Things are moving along as they should be
on Wendy Margolese (Zambia), 08/Dec/2010 12:22, 34 days ago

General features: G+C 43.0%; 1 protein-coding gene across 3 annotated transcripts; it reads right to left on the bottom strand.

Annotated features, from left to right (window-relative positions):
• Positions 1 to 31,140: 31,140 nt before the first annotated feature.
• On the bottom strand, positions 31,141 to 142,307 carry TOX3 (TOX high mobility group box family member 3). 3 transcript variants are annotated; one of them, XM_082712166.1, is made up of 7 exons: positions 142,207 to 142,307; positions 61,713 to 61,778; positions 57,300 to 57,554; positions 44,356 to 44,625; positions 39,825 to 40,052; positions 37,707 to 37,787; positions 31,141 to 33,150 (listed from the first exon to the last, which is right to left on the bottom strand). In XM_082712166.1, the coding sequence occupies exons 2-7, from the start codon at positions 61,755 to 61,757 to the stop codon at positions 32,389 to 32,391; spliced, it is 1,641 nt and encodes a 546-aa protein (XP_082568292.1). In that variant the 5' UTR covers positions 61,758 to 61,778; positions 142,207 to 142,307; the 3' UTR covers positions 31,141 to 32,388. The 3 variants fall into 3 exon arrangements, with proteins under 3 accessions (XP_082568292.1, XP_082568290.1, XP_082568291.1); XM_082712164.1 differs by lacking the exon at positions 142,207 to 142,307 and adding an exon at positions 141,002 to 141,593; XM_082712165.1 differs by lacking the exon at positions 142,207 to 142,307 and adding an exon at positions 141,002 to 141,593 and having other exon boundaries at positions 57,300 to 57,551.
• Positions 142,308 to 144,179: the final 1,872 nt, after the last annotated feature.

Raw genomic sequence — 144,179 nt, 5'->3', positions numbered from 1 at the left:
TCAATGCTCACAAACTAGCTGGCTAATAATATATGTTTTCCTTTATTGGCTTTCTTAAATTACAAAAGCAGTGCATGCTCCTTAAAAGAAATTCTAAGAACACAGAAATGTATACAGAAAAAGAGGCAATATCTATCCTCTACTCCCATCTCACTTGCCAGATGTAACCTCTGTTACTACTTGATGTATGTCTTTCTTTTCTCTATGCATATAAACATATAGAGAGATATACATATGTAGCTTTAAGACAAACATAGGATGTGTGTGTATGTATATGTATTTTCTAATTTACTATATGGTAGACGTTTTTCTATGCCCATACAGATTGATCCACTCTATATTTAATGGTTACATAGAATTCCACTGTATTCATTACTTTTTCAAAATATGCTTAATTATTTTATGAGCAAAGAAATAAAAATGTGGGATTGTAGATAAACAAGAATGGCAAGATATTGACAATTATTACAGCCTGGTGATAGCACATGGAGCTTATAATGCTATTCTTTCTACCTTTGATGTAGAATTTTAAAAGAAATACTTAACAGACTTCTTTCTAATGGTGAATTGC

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I can’t believe that it’s been almost 2 weeks since I’ve been here. On 1 hand it still feels brand new and on the other it feels like I’ve been away from home for so long now. I have semi- settled in to a routine here and it feels nice knowing what’s coming next. Just as I’m settling in it’s time to change it up.. next Friday marks the beginning of our winter vacation. As you all know we’re headed to Livingstone and if I’m lucky to Botswana as well; maybe we’ll even spend New Years there, you can never tell.Last night my roommate and I were talking about what we would like to see happen over the next several months.. . SNG does a lot of work within different communities educating women’s groups on AIDS, farming, alternatives to Nshima (which is corn porridge that they eat with every meal) , and the benefits of breastfeeding. SNG has so little money that it’s difficult to get the volunteers into the field to teach; so it’s a vicious cycle. Adam (another volunteer at SNG) has a lot of pressure on him to bring in some funds so that 2011 can be a more productive year. Adam worked at raising money for cancer for more than 13 years so I’m certain he’ll get the job done.Because we are expats we’ve had the benefit of speaking to a lot of white lodge owners, some of them second generation. We as volunteers have been questioning why the people of Zambia don’t want to take responsibility for making their lives better. There are a lot of theories on the subject.. I’ll save them for another day because I haven’t made my mind up as to what I believe just yet.Our market is very small and a lot of the vendors sell the same things.. so as an example there are at least 8 women who sell tomatoes.. and at least 4 who sell mangos’ but no one does anything with the produce.. So they haven’t yet come up with a way to preserve their crops ... so they have money in harvest time and then starve the other 8 months of the year.. The problem is deeper than that as well.. they don’t seem to have the drive to decide they want something different from themselves. There are at least a dozen women who sell Jitenge (a 2 metre piece of brightly coloured fabric that we use for curtains, skirts and tablecloths) no one in the market has taken the initiative to make shirts, skirts etc out of them. They have at least 2 tailors in the market who could do it.. but they haven’t taken the next step.I mentioned earlier that SNG has no money, so we were trying to think up new initiatives that SNG could be initiating right here in town.  There are 4 restaurants in the market and 1 that we’ll eat at! The other 3 are dirty and don’t have very good light and aren’t clean. SNG is responsible for teaching people about nutrition so why don’t we get involved to change this. I joked with a colleague yesterday about opening a restaurant. .. and then talking about it further with Joi; We decided that we’re going to investigate opening a community restaurant.. that way we can supply the ex pats with good clean food while teaching thearea how to keep a clean kitchen; and we can do workshops from there and also make a profit... it would be something interesting to take on... down the road if it was successful we could have people farm specifically for the restaurant and use the farm as a teaching facility.Although there are many problems in Zambia and across Africa, it’s very easy to plant an idea and watch it grow.. there is very little red tape and if you have the funds there are lots of people willing to help out.I feel as though a lot of my time has been spent thinking about what we can do to help and not knowing where to begin.. but a community restaurant is a beginning.Ben, 1 of the other VSO volunteers along with another volunteer named Alistair, built a school with the help of some scouts in the UK, the scouts had the money and Ben is an engineer and Alistair did the business side. Their efforts resulted in 43 kids being educated this semester and not having to walk 2 hours each way to their old school.. it’s really inspiring!